The corporate finance arms of the Big Four last week unanimously changed tack in their predictions for the future. The firms now expect an imminent revival of corporate finance, for which signs are buried beneath the dreadful facts of their respective ongoing surveys.
KPMG heralded ‘the return of larger deals’ to the UK management buyout market. It drew this conclusion from a report that noted deal completion showed little improvement, while the average deal value dropped from £155m to £99m.
The survey further found that the total value of MBO in the second quarter of 2003 fell to £2bn, the lowest level since 2001 and less than half of the same quarter last year.
Deloitte & Touche also boasted a ‘mega deal revival’ in the international MBO market. But its report showed that the value of public-to-private deals were down, while exit deals have slumped by two thirds since 2002.
In the meantime, PricewaterhouseCoopers sees ‘better times ahead’ for the European IPO market, even though its latest IPO watch concludes that second-quarter IPOs are down two thirds from the year before. PwC dismissed the significance of this fall compared with last year by pointing to the fact that 2002 contained a few big deals.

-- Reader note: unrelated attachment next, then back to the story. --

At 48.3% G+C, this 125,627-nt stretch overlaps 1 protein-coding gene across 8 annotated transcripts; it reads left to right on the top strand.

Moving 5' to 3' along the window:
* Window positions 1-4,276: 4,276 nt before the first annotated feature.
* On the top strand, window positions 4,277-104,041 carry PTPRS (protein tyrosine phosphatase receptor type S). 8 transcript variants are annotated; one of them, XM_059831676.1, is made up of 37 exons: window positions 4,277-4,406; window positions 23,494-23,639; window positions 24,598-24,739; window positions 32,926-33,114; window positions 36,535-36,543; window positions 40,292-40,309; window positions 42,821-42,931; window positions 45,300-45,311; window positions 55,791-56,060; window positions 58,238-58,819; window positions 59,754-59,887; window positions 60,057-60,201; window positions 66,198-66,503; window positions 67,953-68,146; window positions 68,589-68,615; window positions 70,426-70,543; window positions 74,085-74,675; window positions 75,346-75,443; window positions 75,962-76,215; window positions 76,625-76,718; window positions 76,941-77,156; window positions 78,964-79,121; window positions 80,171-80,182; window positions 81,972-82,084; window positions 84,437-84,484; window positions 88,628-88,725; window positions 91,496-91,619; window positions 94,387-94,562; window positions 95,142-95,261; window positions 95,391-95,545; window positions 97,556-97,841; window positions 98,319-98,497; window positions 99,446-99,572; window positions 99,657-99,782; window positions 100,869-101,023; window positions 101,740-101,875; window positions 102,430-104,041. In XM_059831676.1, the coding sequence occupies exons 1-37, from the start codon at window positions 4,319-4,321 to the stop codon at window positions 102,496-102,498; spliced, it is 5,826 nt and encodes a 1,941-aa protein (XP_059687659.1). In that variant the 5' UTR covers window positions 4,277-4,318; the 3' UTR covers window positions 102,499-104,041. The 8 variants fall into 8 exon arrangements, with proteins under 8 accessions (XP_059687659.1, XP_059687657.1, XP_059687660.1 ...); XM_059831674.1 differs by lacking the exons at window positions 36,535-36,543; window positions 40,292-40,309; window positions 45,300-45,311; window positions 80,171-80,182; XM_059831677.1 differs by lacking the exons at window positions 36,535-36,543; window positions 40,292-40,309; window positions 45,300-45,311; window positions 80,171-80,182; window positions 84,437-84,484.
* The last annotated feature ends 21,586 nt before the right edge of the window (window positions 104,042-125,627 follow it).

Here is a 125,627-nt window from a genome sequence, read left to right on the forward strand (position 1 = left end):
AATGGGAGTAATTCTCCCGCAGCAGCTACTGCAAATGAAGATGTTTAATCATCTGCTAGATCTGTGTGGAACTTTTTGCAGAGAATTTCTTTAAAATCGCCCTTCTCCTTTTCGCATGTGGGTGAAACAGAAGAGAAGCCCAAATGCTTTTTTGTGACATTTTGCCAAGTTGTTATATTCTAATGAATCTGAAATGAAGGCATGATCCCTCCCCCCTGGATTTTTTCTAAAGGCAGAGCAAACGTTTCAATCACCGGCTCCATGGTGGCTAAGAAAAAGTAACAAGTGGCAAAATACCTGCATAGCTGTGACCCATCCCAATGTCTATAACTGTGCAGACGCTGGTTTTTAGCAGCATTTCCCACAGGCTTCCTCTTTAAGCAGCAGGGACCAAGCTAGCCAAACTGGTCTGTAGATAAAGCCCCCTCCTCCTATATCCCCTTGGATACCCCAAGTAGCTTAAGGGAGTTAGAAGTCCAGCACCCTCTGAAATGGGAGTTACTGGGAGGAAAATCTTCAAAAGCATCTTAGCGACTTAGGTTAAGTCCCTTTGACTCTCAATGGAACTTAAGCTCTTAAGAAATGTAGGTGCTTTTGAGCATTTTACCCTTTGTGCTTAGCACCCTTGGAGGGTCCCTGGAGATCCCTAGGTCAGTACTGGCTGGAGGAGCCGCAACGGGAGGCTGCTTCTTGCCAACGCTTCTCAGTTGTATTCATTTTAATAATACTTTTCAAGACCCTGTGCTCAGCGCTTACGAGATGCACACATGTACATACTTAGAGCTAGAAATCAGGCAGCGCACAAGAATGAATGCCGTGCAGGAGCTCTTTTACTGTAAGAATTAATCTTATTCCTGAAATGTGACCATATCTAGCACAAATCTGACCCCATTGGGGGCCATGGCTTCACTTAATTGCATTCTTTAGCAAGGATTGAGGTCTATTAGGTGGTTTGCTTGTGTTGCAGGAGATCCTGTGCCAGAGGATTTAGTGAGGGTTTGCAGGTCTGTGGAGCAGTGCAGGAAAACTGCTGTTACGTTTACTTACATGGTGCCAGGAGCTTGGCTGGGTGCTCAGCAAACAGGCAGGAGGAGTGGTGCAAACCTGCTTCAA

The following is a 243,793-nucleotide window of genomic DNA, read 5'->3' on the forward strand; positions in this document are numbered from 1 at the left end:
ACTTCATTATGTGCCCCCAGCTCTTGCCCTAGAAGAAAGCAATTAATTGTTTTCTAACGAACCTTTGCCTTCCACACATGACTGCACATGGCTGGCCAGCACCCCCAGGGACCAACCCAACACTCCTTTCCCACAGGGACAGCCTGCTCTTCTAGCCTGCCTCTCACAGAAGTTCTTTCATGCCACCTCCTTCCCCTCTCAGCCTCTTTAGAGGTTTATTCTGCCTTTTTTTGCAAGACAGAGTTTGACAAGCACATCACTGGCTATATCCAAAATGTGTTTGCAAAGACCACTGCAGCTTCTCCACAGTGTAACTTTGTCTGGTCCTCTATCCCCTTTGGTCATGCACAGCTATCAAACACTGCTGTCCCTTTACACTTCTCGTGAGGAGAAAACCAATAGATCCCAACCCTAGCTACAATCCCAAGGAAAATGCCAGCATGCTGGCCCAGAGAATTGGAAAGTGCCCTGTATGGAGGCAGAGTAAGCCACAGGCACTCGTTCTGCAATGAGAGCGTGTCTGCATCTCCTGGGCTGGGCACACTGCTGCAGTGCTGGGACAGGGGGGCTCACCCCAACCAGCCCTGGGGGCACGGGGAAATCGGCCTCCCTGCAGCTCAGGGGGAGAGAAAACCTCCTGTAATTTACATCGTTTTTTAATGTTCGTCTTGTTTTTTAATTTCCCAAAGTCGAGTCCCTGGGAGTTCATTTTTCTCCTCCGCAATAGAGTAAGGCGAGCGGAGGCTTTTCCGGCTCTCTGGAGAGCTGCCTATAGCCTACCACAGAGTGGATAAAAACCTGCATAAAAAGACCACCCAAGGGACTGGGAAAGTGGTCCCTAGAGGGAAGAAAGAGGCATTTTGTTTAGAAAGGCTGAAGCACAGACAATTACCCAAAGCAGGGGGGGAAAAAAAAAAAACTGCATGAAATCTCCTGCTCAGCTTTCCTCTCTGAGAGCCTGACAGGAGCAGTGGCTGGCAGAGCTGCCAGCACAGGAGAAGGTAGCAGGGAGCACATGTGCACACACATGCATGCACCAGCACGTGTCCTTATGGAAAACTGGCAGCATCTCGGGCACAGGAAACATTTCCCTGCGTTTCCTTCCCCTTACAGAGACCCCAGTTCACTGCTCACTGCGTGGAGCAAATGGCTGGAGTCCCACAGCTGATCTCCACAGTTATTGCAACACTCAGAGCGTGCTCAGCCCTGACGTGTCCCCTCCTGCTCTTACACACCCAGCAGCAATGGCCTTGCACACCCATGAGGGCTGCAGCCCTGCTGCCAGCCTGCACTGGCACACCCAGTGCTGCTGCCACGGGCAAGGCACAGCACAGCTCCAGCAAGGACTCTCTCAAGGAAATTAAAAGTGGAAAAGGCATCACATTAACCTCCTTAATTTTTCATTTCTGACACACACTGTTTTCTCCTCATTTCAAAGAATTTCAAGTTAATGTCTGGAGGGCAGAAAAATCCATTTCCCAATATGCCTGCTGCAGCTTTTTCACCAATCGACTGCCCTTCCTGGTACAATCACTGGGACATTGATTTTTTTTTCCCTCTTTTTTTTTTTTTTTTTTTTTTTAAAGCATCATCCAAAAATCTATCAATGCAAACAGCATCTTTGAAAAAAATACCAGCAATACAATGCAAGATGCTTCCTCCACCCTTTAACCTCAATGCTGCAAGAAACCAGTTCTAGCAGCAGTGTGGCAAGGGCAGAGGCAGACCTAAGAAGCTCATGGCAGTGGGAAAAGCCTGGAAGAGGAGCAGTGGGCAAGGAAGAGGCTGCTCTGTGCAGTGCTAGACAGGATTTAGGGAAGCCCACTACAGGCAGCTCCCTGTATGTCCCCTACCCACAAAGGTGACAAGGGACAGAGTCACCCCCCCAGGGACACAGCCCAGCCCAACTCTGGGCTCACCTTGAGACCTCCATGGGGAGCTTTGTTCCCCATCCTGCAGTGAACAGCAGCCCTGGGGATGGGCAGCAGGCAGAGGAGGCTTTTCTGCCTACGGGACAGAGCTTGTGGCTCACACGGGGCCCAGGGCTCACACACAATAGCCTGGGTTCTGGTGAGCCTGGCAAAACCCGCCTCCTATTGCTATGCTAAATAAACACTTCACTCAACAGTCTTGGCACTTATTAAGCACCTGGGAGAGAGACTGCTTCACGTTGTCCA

It explained its confidence in the IPO market by comparing it with the first quarter of this year. True enough, compared to the previous quarter, IPOs have gone up in value and number of deals. But then again, this quarter was so bad that it seemed IPOs had come to a total standstill – from there, arguably, the only way is up.
KPMG and Deloitte, on the other hand, based their optimism on high activity in larger deals in June, which have been completed or are still in the pipeline.
This does give some reassurance for the second half of 2003, but maybe corporate financiers should remain cautious about sharing optimism with their clients. After a year where most hopeful predictions have led to disappointment, it could be unwise to raise hopes only to see them end in frustration – again.
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